Samuel Kirk (American, 1793–1872)
Object Place: Baltimore, Maryland, United States
217, Falino and Ward
20.7 x 18.5 x 13.5 cm (8 1/8 x 7 5/16 x 5 5/16 in.)
Medium or Technique
Waleska Evans James Gallery (Gallery 236)
This pitcher has a seamed bulbous body with inset base. A deep V-spout with foliate decoration is set into the neck. Repousséd and chased landscapes and flowers surround the lower body. The flat conforming cover follows the upward curve of the spout and features repousséd and chased floral ornament. The cover is hinged to the top of the seamed, angular handle, which is decorated with applied stylized leaf grips and banded near the upper and lower joinings.
A jaunty-eared greyhound-head finial perches above a scene of a boy wandering under weeping willows near cottages, a brook, and a stone bridge. The opposite side of the body features buildings with Gothic arches and towers, some in ruins, that line the water’s edge. Curving acanthus leaves soften the seam joining the deep inset spout to the upper portion of the vessel. The finial is attached with a bolt and screw. The raised foot splays outward, and a repeating stamped decoration appears at the join with the foot ring.
The pitcher was formerly catalogued as a chocolate pot.
Samuel Kirk was perhaps the earliest American exponent of Europe’s new rage for the revival of the eighteenth-century Rococo style. From the beginning of his career, Kirk employed the technique of repousséd and chased foliate decoration characteristic of Rococo metalwork. Although some highly polished, plain surfaces remain on this pitcher, which was made early in Kirk’s career, ornament frequently covered the entire surface of his wares, which was known as “Baltimore-style” repoussé work (see cat. no. 218).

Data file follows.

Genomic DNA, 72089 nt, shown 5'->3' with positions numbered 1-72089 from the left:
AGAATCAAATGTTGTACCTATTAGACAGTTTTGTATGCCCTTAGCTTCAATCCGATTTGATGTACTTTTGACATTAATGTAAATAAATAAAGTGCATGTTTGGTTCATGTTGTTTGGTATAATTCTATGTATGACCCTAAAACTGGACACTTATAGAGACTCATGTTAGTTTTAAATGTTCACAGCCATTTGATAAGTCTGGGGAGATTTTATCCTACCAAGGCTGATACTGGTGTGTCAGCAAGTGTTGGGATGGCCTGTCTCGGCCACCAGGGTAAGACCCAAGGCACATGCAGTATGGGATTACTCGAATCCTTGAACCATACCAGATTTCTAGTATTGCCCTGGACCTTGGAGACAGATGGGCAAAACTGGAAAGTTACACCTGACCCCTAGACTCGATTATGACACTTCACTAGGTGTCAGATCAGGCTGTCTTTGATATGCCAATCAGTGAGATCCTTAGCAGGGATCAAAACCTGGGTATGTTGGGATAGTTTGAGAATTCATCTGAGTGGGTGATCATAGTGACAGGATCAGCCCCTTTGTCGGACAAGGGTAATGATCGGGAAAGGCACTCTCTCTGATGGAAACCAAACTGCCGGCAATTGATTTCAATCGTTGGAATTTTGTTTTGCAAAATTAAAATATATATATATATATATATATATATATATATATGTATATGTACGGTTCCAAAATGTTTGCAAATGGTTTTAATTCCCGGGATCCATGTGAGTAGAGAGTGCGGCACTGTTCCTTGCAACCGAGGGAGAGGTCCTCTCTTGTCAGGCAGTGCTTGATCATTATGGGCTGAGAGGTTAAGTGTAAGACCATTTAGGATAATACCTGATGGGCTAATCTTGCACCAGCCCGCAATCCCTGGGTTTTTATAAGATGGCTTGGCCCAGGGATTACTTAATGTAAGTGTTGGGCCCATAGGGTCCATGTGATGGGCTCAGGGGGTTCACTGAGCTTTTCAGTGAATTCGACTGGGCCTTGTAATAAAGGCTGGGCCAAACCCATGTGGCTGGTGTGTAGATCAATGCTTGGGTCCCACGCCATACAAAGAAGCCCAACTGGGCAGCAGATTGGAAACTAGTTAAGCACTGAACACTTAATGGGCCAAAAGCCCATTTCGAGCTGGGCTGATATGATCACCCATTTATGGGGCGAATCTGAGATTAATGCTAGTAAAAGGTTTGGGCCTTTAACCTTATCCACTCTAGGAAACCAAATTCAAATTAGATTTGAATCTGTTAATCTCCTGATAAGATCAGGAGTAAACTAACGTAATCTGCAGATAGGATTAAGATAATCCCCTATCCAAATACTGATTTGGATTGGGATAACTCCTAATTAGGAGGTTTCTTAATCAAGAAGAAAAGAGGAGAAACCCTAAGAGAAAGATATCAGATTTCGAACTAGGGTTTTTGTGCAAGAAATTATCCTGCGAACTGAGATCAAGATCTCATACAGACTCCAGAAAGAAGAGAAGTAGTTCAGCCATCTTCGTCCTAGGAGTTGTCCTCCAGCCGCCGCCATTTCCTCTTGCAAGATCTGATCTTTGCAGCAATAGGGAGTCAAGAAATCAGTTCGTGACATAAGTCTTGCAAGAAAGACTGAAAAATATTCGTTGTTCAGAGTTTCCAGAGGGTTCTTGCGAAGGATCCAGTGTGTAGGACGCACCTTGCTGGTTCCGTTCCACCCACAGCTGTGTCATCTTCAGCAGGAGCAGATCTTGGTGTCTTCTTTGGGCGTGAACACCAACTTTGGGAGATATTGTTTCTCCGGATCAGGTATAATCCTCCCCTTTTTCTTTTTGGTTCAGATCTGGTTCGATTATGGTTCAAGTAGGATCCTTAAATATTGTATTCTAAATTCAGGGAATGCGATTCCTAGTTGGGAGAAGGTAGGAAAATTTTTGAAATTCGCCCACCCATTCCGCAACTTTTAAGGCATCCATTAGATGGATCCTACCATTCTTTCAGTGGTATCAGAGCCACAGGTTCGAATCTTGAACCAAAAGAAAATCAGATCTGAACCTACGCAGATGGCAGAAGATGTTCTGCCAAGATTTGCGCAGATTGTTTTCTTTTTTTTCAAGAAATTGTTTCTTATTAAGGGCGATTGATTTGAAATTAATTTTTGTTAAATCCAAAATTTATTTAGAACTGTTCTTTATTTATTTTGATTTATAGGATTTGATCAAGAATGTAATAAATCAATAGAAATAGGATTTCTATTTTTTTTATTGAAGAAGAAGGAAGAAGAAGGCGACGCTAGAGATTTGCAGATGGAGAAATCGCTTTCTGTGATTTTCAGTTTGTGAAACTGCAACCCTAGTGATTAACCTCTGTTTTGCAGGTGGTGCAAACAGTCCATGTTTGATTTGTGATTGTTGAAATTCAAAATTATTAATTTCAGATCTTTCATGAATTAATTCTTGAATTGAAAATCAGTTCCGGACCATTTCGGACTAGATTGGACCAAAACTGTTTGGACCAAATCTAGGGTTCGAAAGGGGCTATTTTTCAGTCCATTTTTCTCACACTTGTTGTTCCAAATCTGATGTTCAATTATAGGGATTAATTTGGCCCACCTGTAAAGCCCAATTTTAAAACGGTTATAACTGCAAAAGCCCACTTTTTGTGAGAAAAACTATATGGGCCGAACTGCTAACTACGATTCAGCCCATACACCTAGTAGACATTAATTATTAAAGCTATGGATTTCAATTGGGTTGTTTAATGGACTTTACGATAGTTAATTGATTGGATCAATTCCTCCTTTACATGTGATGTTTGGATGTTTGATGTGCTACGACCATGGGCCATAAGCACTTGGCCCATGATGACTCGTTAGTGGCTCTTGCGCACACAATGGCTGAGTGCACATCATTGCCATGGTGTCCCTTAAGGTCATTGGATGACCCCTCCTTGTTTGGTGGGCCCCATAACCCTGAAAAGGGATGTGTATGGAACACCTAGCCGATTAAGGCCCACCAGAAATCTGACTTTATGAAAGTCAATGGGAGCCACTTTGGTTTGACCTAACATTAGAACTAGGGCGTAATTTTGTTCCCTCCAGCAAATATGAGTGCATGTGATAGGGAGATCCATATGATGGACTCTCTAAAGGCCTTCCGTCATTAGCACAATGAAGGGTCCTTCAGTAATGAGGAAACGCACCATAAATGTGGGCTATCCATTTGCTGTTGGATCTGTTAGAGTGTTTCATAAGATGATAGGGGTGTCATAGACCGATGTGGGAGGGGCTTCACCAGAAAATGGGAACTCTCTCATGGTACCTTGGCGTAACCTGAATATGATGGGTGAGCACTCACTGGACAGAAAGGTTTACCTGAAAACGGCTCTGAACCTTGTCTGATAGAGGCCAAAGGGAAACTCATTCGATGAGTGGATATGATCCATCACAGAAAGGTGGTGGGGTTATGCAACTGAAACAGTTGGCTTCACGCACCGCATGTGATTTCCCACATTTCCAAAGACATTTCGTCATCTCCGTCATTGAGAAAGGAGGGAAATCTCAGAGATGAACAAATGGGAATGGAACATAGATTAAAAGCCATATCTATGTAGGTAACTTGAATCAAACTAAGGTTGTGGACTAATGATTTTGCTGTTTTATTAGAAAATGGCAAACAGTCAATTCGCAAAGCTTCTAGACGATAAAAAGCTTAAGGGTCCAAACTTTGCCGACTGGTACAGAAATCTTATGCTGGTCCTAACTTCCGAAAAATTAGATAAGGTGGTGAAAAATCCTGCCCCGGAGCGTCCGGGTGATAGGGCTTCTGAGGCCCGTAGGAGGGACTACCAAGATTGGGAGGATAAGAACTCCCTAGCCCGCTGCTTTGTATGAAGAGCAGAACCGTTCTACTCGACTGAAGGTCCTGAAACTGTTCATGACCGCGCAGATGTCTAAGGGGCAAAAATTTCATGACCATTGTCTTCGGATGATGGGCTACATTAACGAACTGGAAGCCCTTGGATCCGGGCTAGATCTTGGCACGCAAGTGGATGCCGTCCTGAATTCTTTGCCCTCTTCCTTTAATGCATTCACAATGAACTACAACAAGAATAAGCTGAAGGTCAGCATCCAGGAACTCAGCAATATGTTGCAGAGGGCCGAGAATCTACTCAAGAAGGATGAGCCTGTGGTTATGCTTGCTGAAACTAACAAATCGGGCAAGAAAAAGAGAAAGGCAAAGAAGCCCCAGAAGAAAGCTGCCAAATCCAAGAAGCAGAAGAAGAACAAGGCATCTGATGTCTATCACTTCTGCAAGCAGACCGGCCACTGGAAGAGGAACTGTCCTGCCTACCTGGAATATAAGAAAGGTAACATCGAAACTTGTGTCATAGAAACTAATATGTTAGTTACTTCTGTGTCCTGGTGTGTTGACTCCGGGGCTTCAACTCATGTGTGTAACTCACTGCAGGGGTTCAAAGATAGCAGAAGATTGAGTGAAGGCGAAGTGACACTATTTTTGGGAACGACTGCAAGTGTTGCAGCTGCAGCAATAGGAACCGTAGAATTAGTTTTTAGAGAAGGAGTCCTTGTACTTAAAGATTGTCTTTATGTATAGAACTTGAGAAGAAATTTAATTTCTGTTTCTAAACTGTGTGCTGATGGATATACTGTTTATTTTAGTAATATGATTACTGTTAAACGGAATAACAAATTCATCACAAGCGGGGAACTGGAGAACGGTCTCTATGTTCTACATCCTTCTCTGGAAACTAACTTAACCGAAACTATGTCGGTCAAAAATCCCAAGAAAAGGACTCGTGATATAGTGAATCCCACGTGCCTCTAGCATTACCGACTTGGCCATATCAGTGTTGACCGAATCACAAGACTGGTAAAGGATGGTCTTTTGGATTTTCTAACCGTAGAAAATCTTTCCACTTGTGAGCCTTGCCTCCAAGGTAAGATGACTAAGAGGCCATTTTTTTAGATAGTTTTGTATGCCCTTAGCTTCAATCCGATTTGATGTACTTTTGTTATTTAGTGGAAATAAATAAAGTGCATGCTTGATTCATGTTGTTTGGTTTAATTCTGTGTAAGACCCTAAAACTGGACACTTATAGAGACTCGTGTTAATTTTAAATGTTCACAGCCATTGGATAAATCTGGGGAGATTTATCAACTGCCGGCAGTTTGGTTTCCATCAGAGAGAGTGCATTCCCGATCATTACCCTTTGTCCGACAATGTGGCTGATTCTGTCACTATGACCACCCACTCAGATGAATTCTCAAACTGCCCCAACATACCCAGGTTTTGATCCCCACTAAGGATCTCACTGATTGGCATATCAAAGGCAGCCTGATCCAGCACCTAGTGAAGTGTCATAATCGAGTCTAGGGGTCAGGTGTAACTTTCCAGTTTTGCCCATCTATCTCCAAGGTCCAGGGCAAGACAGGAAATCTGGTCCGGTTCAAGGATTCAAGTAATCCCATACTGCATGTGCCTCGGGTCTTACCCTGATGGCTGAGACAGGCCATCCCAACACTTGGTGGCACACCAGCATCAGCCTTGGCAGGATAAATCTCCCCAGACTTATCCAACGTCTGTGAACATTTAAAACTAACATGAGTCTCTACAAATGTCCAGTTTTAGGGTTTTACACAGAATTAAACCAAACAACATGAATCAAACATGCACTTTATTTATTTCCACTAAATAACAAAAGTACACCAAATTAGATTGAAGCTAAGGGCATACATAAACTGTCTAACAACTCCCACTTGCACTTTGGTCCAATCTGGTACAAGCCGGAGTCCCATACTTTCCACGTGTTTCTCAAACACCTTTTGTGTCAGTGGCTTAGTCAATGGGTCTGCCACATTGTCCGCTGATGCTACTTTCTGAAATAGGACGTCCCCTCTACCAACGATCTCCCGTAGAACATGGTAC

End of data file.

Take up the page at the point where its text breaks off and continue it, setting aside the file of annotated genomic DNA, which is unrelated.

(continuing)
Kirk’s depictions of quaint country buildings and bridges, ruins of Gothic architecture, and children wandering through landscapes under trees and alongside brooks, as seen here, are derived from the romanticism of the mid-eighteenth century that found favor in Europe and America a century later. Sometimes referred to today as the “landscape” pattern, Kirk called it “Etruscan.”1 The wide traylike foot offers stability and adds to the decorative effect. Its flat polished surface and distinctive rippled edge reflect the shining brook pictured just above.
This text has been adapted from “Silver of the Americas, 1600-2000,” edited by Jeannine Falino and Gerald W.R. Ward, published in 2008 by the MFA. Complete references can be found in that publication.
"AKL" engraved in old English letters in a reserve below the spout. “Abbott and Katharine Lawrence 1844 22 oz 4 dwts” in script engraved inside applied foot ring.
"SAML KIRK / S K / 11.OZ" stamped in uppercase Roman letters in oblongs on the bottom.
Abbott and Katharine Lawrence, probably m. 1844; by descent through the Lamb family to sisters Aimée Lamb (1893 – 1989) and Rosamond Lamb (1898 – 1989), the donors.
Gift of Miss Aimée and Miss Rosamond Lamb